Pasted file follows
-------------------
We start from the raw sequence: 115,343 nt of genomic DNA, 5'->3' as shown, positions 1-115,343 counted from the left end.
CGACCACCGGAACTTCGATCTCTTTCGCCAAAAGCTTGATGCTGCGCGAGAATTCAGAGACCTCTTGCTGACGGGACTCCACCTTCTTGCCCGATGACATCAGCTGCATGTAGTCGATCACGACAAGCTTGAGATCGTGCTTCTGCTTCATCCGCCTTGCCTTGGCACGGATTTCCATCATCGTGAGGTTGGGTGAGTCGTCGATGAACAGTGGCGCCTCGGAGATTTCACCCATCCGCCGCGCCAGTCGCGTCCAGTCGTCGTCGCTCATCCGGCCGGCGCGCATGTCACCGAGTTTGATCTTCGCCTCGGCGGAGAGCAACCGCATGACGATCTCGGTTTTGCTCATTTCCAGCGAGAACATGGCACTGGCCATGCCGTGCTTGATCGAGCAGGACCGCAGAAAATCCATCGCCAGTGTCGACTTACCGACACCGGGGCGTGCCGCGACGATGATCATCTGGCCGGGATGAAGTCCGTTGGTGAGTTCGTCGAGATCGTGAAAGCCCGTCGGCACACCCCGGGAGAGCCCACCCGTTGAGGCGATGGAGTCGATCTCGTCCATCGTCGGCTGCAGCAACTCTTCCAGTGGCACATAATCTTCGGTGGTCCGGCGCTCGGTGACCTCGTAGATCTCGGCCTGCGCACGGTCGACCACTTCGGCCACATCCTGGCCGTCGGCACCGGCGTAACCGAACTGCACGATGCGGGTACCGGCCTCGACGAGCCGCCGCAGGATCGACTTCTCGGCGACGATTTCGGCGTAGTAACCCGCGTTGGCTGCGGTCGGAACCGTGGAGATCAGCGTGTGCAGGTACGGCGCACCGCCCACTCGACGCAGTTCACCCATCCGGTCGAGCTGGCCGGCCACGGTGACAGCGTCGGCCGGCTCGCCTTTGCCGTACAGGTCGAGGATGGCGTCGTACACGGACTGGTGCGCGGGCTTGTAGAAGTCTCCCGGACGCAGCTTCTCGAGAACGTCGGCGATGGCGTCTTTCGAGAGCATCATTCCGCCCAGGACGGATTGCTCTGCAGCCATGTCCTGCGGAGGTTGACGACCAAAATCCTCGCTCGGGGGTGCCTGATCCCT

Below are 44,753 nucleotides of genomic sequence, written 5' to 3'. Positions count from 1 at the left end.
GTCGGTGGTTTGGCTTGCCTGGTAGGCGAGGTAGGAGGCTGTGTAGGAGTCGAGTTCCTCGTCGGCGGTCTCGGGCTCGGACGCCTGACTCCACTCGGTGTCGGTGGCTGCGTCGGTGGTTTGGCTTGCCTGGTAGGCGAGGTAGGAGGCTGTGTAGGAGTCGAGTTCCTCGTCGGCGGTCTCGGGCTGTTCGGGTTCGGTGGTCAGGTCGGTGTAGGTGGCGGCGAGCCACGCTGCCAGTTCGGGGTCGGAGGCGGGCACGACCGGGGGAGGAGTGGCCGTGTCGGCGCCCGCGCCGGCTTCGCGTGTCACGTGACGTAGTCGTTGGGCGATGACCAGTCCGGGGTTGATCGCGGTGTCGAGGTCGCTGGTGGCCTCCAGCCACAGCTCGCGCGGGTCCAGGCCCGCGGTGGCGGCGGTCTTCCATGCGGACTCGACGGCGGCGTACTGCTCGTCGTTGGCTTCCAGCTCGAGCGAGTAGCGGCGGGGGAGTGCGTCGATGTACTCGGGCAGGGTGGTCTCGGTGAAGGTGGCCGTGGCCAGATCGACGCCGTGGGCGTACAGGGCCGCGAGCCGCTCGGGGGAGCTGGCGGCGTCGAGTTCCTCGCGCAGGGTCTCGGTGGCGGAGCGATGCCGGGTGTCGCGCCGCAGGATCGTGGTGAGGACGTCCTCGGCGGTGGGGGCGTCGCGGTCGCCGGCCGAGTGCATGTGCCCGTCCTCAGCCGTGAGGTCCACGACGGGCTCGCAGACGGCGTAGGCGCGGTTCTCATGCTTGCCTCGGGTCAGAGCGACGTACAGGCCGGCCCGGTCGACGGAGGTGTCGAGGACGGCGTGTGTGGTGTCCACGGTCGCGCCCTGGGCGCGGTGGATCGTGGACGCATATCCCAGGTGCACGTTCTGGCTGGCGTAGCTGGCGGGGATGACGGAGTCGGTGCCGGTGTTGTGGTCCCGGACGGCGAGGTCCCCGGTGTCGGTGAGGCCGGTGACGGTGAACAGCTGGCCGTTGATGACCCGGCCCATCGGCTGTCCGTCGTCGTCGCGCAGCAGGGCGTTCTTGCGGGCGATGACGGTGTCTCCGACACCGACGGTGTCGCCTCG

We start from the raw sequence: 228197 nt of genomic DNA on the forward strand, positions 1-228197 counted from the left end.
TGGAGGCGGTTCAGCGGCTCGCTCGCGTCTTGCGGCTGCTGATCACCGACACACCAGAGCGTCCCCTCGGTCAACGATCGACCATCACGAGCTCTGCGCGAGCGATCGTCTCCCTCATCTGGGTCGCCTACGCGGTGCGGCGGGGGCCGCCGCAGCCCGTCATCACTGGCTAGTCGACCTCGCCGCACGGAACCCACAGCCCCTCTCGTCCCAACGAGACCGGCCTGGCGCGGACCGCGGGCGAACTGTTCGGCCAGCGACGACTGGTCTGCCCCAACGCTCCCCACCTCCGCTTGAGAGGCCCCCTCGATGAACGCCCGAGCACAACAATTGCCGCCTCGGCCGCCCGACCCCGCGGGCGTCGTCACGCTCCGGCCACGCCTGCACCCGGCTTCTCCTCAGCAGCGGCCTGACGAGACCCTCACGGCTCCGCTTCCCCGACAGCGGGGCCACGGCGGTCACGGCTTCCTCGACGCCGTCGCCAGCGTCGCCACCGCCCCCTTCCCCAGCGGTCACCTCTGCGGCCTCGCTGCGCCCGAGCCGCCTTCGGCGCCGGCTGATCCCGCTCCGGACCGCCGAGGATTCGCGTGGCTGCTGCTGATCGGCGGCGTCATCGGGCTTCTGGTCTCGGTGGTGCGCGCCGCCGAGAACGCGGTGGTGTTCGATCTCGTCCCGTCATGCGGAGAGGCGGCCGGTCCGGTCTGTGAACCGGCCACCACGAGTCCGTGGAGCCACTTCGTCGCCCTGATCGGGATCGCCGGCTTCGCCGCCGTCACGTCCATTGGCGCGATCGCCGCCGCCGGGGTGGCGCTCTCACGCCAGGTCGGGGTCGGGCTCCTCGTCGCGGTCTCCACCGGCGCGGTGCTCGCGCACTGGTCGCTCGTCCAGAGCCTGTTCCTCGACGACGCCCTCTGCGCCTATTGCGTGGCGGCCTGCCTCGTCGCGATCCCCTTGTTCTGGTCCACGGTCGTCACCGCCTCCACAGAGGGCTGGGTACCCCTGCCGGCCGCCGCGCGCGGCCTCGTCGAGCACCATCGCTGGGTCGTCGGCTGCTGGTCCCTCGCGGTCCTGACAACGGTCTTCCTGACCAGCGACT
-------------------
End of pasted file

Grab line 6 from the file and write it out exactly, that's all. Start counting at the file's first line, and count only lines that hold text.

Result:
TGGAGGCGGTTCAGCGGCTCGCTCGCGTCTTGCGGCTGCTGATCACCGACACACCAGAGCGTCCCCTCGGTCAACGATCGACCATCACGAGCTCTGCGCGAGCGATCGTCTCCCTCATCTGGGTCGCCTACGCGGTGCGGCGGGGGCCGCCGCAGCCCGTCATCACTGGCTAGTCGACCTCGCCGCACGGAACCCACAGCCCCTCTCGTCCCAACGAGACCGGCCTGGCGCGGACCGCGGGCGAACTGTTCGGCCAGCGACGACTGGTCTGCCCCAACGCTCCCCACCTCCGCTTGAGAGGCCCCCTCGATGAACGCCCGAGCACAACAATTGCCGCCTCGGCCGCCCGACCCCGCGGGCGTCGTCACGCTCCGGCCACGCCTGCACCCGGCTTCTCCTCAGCAGCGGCCTGACGAGACCCTCACGGCTCCGCTTCCCCGACAGCGGGGCCACGGCGGTCACGGCTTCCTCGACGCCGTCGCCAGCGTCGCCACCGCCCCCTTCCCCAGCGGTCACCTCTGCGGCCTCGCTGCGCCCGAGCCGCCTTCGGCGCCGGCTGATCCCGCTCCGGACCGCCGAGGATTCGCGTGGCTGCTGCTGATCGGCGGCGTCATCGGGCTTCTGGTCTCGGTGGTGCGCGCCGCCGAGAACGCGGTGGTGTTCGATCTCGTCCCGTCATGCGGAGAGGCGGCCGGTCCGGTCTGTGAACCGGCCACCACGAGTCCGTGGAGCCACTTCGTCGCCCTGATCGGGATCGCCGGCTTCGCCGCCGTCACGTCCATTGGCGCGATCGCCGCCGCCGGGGTGGCGCTCTCACGCCAGGTCGGGGTCGGGCTCCTCGTCGCGGTCTCCACCGGCGCGGTGCTCGCGCACTGGTCGCTCGTCCAGAGCCTGTTCCTCGACGACGCCCTCTGCGCCTATTGCGTGGCGGCCTGCCTCGTCGCGATCCCCTTGTTCTGGTCCACGGTCGTCACCGCCTCCACAGAGGGCTGGGTACCCCTGCCGGCCGCCGCGCGCGGCCTCGTCGAGCACCATCGCTGGGTCGTCGGCTGCTGGTCCCTCGCGGTCCTGACAACGGTCTTCCTGACCAGCGACT